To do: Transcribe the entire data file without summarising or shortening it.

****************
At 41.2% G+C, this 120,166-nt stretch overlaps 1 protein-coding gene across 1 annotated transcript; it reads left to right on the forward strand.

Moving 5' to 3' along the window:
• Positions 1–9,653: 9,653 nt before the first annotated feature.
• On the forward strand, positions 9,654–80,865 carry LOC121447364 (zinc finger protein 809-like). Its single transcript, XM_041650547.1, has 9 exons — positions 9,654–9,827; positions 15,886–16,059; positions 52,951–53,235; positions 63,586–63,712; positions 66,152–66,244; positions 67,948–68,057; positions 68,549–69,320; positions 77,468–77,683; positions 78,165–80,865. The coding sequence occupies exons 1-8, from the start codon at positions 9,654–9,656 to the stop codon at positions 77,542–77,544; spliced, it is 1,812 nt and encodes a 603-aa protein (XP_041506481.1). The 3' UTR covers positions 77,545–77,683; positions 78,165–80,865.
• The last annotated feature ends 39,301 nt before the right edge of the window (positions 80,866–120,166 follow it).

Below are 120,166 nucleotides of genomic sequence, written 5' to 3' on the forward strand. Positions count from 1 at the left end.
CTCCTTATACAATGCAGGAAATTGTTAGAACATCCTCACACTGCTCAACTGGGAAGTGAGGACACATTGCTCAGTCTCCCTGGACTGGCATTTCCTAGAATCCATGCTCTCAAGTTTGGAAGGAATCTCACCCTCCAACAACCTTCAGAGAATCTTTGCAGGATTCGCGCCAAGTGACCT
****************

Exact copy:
At 41.2% G+C, this 120,166-nt stretch overlaps 1 protein-coding gene across 1 annotated transcript; it reads left to right on the forward strand.

Moving 5' to 3' along the window:
• Positions 1–9,653: 9,653 nt before the first annotated feature.
• On the forward strand, positions 9,654–80,865 carry LOC121447364 (zinc finger protein 809-like). Its single transcript, XM_041650547.1, has 9 exons — positions 9,654–9,827; positions 15,886–16,059; positions 52,951–53,235; positions 63,586–63,712; positions 66,152–66,244; positions 67,948–68,057; positions 68,549–69,320; positions 77,468–77,683; positions 78,165–80,865. The coding sequence occupies exons 1-8, from the start codon at positions 9,654–9,656 to the stop codon at positions 77,542–77,544; spliced, it is 1,812 nt and encodes a 603-aa protein (XP_041506481.1). The 3' UTR covers positions 77,545–77,683; positions 78,165–80,865.
• The last annotated feature ends 39,301 nt before the right edge of the window (positions 80,866–120,166 follow it).

Below are 120,166 nucleotides of genomic sequence, written 5' to 3' on the forward strand. Positions count from 1 at the left end.
CTCCTTATACAATGCAGGAAATTGTTAGAACATCCTCACACTGCTCAACTGGGAAGTGAGGACACATTGCTCAGTCTCCCTGGACTGGCATTTCCTAGAATCCATGCTCTCAAGTTTGGAAGGAATCTCACCCTCCAACAACCTTCAGAGAATCTTTGCAGGATTCGCGCCAAGTGACCT